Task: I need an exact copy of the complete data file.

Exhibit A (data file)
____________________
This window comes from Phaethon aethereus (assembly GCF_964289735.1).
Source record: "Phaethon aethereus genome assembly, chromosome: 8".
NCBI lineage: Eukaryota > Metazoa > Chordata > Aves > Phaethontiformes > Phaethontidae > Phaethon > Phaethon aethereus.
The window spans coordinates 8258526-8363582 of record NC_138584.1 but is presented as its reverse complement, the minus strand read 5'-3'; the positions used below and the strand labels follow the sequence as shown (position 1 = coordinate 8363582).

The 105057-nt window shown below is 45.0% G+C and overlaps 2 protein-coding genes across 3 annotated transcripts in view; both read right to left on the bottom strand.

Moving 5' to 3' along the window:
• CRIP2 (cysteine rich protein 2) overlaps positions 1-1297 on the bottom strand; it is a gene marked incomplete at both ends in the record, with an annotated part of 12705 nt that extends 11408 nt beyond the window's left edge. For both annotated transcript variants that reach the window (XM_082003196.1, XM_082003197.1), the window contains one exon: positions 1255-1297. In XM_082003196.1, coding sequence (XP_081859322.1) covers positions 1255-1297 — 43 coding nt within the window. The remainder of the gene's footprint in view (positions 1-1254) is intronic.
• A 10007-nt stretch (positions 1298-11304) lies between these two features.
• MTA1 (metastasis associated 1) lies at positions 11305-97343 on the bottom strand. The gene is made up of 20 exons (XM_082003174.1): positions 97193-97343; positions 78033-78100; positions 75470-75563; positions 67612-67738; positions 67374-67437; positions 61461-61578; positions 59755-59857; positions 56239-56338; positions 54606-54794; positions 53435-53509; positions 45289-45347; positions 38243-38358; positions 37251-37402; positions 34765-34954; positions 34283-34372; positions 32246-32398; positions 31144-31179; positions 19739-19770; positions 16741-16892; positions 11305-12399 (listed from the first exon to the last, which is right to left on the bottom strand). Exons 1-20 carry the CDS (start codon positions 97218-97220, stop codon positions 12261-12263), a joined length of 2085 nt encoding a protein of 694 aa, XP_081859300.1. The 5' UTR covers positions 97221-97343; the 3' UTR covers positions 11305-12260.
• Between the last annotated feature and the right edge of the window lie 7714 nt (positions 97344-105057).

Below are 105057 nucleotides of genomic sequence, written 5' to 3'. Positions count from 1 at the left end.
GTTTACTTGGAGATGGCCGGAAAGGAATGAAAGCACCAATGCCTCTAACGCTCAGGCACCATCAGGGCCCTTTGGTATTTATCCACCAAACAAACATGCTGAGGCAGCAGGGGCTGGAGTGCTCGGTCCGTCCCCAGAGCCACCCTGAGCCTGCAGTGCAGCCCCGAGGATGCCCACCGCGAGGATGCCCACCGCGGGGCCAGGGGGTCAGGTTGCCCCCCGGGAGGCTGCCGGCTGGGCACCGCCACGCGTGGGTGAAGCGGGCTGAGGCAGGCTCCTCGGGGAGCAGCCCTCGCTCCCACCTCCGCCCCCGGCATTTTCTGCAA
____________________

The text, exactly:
This window comes from Phaethon aethereus (assembly GCF_964289735.1).
Source record: "Phaethon aethereus genome assembly, chromosome: 8".
NCBI lineage: Eukaryota > Metazoa > Chordata > Aves > Phaethontiformes > Phaethontidae > Phaethon > Phaethon aethereus.
The window spans coordinates 8258526-8363582 of record NC_138584.1 but is presented as its reverse complement, the minus strand read 5'-3'; the positions used below and the strand labels follow the sequence as shown (position 1 = coordinate 8363582).

The 105057-nt window shown below is 45.0% G+C and overlaps 2 protein-coding genes across 3 annotated transcripts in view; both read right to left on the bottom strand.

Moving 5' to 3' along the window:
• CRIP2 (cysteine rich protein 2) overlaps positions 1-1297 on the bottom strand; it is a gene marked incomplete at both ends in the record, with an annotated part of 12705 nt that extends 11408 nt beyond the window's left edge. For both annotated transcript variants that reach the window (XM_082003196.1, XM_082003197.1), the window contains one exon: positions 1255-1297. In XM_082003196.1, coding sequence (XP_081859322.1) covers positions 1255-1297 — 43 coding nt within the window. The remainder of the gene's footprint in view (positions 1-1254) is intronic.
• A 10007-nt stretch (positions 1298-11304) lies between these two features.
• MTA1 (metastasis associated 1) lies at positions 11305-97343 on the bottom strand. The gene is made up of 20 exons (XM_082003174.1): positions 97193-97343; positions 78033-78100; positions 75470-75563; positions 67612-67738; positions 67374-67437; positions 61461-61578; positions 59755-59857; positions 56239-56338; positions 54606-54794; positions 53435-53509; positions 45289-45347; positions 38243-38358; positions 37251-37402; positions 34765-34954; positions 34283-34372; positions 32246-32398; positions 31144-31179; positions 19739-19770; positions 16741-16892; positions 11305-12399 (listed from the first exon to the last, which is right to left on the bottom strand). Exons 1-20 carry the CDS (start codon positions 97218-97220, stop codon positions 12261-12263), a joined length of 2085 nt encoding a protein of 694 aa, XP_081859300.1. The 5' UTR covers positions 97221-97343; the 3' UTR covers positions 11305-12260.
• Between the last annotated feature and the right edge of the window lie 7714 nt (positions 97344-105057).

Below are 105057 nucleotides of genomic sequence, written 5' to 3'. Positions count from 1 at the left end.
GTTTACTTGGAGATGGCCGGAAAGGAATGAAAGCACCAATGCCTCTAACGCTCAGGCACCATCAGGGCCCTTTGGTATTTATCCACCAAACAAACATGCTGAGGCAGCAGGGGCTGGAGTGCTCGGTCCGTCCCCAGAGCCACCCTGAGCCTGCAGTGCAGCCCCGAGGATGCCCACCGCGAGGATGCCCACCGCGGGGCCAGGGGGTCAGGTTGCCCCCCGGGAGGCTGCCGGCTGGGCACCGCCACGCGTGGGTGAAGCGGGCTGAGGCAGGCTCCTCGGGGAGCAGCCCTCGCTCCCACCTCCGCCCCCGGCATTTTCTGCAA